We have another known about a known unknown. We don’t know who the first administration official was to spread gossip about Plame, but we do know -with a fair degree of certainty- that it wasn’t Libby or Rove. Interestingly that facts seemed unimportant to TIME Magazine editors who buried this tidbit from Woodward’s interview with the mag:
Asked if this was the first time his source had spoken with Fitzgerald in the investigation, Woodward said “I’m not sure. It’s quite possibly not the first time.”
That sort of lets the air out the raving left’s “Rove Did It” theory. Certainly Woodward knows Rove has spoken to Fitzgerald multiple times.
So we don’t know who did it but it wasn’t Rove.
Also in the story another very interesting bit of information.
In his press conference announcing Libby’s indictment, Fitzgerald noted that, “Mr. Libby was the first official known to have told a reporter when he talked to Judith Miller in June of 2003 about Valerie Wilson.” Woodward realized, given that the indictment stated Libby disclosed the information to New York Times reporter Miller on June 23, that Libby was not the first official to talk about Wilson’s wife to a reporter. Woodward himself had received the information earlier.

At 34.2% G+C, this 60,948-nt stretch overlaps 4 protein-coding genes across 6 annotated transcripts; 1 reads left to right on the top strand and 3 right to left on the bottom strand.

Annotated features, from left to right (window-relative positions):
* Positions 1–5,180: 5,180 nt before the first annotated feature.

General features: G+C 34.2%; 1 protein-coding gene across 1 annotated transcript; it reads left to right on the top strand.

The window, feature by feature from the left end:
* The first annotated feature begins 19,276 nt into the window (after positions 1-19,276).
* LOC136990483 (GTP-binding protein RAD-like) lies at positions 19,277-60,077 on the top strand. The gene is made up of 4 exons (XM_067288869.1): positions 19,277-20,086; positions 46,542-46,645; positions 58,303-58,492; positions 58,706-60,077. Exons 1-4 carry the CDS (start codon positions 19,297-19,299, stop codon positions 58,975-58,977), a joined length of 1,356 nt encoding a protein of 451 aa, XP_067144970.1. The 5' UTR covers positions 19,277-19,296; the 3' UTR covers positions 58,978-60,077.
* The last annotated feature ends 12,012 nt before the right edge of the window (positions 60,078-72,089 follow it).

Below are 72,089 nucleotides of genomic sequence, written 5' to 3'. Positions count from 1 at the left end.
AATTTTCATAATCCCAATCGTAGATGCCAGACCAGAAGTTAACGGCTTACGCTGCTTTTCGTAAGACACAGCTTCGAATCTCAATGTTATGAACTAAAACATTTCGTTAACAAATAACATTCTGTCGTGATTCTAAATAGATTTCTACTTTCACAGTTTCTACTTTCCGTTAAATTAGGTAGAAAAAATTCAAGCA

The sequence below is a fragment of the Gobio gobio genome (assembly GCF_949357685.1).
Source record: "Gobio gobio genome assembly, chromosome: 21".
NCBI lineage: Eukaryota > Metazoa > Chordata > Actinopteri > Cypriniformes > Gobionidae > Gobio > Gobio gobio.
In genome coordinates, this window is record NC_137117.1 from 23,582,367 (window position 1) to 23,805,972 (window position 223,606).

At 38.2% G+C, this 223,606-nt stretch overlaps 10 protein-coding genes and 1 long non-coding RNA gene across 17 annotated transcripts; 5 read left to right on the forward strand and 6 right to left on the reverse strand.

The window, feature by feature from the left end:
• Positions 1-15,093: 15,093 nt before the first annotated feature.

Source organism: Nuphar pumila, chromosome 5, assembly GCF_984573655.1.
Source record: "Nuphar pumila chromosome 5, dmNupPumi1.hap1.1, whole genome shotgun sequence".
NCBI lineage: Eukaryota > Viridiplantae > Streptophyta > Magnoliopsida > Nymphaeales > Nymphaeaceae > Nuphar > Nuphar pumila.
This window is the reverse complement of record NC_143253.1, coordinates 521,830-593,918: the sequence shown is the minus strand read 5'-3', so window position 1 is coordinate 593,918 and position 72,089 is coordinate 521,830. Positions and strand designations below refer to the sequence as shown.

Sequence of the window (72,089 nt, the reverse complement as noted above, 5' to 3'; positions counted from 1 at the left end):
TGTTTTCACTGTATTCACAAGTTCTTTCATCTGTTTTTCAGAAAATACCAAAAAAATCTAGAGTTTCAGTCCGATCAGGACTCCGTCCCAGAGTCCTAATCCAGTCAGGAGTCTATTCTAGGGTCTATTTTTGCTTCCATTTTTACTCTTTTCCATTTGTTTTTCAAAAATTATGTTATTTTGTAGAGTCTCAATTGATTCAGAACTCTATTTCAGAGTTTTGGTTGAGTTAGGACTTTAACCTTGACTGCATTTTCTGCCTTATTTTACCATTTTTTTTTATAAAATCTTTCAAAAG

According to Woodward, that triggered a call to his source. “I said it was clear to me that the source had told me [about Wilson’s wife] in mid-June,” says Woodward, “and this person could check his or her records and see that it was mid-June. My source said he or she had no alternative but to go to the prosecutor. I said, ‘If you do, am I released?'”, referring to the confidentiality agreement between the two. The source said yes, but only for purposes of discussing it with Fitzgerald, not for publication.
So the source has already gone to Fitzgerald. Talk about a blind squirrel finding a nut.
Fitzgerald spends 2 years on this and gets nowhere. Then when he goofs the name of who did it first, apparently that spurred the real gossip to come clean. So it was not Fitzgerald’s skills as an investigator that cracked the case but the lack thereof.
No matter which side of the aisle you are on, you must admit that it is ironic that it was Fitzgerald’s incompetence that saved him.